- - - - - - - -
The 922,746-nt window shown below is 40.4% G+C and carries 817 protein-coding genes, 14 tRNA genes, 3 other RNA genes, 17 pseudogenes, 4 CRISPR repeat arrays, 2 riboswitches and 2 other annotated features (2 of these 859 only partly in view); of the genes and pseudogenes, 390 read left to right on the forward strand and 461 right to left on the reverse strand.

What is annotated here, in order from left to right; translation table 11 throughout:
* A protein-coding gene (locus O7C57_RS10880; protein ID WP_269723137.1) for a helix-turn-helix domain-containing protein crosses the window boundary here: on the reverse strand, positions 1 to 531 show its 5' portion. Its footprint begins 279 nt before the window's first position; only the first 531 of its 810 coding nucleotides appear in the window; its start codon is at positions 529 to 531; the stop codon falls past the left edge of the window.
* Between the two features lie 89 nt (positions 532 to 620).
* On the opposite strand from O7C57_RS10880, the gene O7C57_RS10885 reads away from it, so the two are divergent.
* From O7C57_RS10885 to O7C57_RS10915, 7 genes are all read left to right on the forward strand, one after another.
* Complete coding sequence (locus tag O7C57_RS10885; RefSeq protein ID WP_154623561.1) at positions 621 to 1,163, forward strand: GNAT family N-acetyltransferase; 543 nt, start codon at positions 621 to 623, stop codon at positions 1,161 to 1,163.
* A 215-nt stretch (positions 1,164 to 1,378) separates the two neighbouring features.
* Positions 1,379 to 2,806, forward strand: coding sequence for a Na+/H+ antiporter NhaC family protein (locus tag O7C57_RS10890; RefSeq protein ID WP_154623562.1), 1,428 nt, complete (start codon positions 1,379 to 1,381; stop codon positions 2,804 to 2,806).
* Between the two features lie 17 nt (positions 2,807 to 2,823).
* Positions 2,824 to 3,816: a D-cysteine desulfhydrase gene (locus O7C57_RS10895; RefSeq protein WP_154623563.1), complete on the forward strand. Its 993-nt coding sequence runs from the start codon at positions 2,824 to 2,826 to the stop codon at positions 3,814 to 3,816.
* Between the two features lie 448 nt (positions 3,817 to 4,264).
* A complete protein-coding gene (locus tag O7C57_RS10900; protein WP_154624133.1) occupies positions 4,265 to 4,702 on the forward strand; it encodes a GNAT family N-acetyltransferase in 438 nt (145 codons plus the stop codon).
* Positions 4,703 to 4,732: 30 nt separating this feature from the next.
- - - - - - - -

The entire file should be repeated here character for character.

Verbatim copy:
The 922,746-nt window shown below is 40.4% G+C and carries 817 protein-coding genes, 14 tRNA genes, 3 other RNA genes, 17 pseudogenes, 4 CRISPR repeat arrays, 2 riboswitches and 2 other annotated features (2 of these 859 only partly in view); of the genes and pseudogenes, 390 read left to right on the forward strand and 461 right to left on the reverse strand.

What is annotated here, in order from left to right; translation table 11 throughout:
* A protein-coding gene (locus O7C57_RS10880; protein ID WP_269723137.1) for a helix-turn-helix domain-containing protein crosses the window boundary here: on the reverse strand, positions 1 to 531 show its 5' portion. Its footprint begins 279 nt before the window's first position; only the first 531 of its 810 coding nucleotides appear in the window; its start codon is at positions 529 to 531; the stop codon falls past the left edge of the window.
* Between the two features lie 89 nt (positions 532 to 620).
* On the opposite strand from O7C57_RS10880, the gene O7C57_RS10885 reads away from it, so the two are divergent.
* From O7C57_RS10885 to O7C57_RS10915, 7 genes are all read left to right on the forward strand, one after another.
* Complete coding sequence (locus tag O7C57_RS10885; RefSeq protein ID WP_154623561.1) at positions 621 to 1,163, forward strand: GNAT family N-acetyltransferase; 543 nt, start codon at positions 621 to 623, stop codon at positions 1,161 to 1,163.
* A 215-nt stretch (positions 1,164 to 1,378) separates the two neighbouring features.
* Positions 1,379 to 2,806, forward strand: coding sequence for a Na+/H+ antiporter NhaC family protein (locus tag O7C57_RS10890; RefSeq protein ID WP_154623562.1), 1,428 nt, complete (start codon positions 1,379 to 1,381; stop codon positions 2,804 to 2,806).
* Between the two features lie 17 nt (positions 2,807 to 2,823).
* Positions 2,824 to 3,816: a D-cysteine desulfhydrase gene (locus O7C57_RS10895; RefSeq protein WP_154623563.1), complete on the forward strand. Its 993-nt coding sequence runs from the start codon at positions 2,824 to 2,826 to the stop codon at positions 3,814 to 3,816.
* Between the two features lie 448 nt (positions 3,817 to 4,264).
* A complete protein-coding gene (locus tag O7C57_RS10900; protein WP_154624133.1) occupies positions 4,265 to 4,702 on the forward strand; it encodes a GNAT family N-acetyltransferase in 438 nt (145 codons plus the stop codon).
* Positions 4,703 to 4,732: 30 nt separating this feature from the next.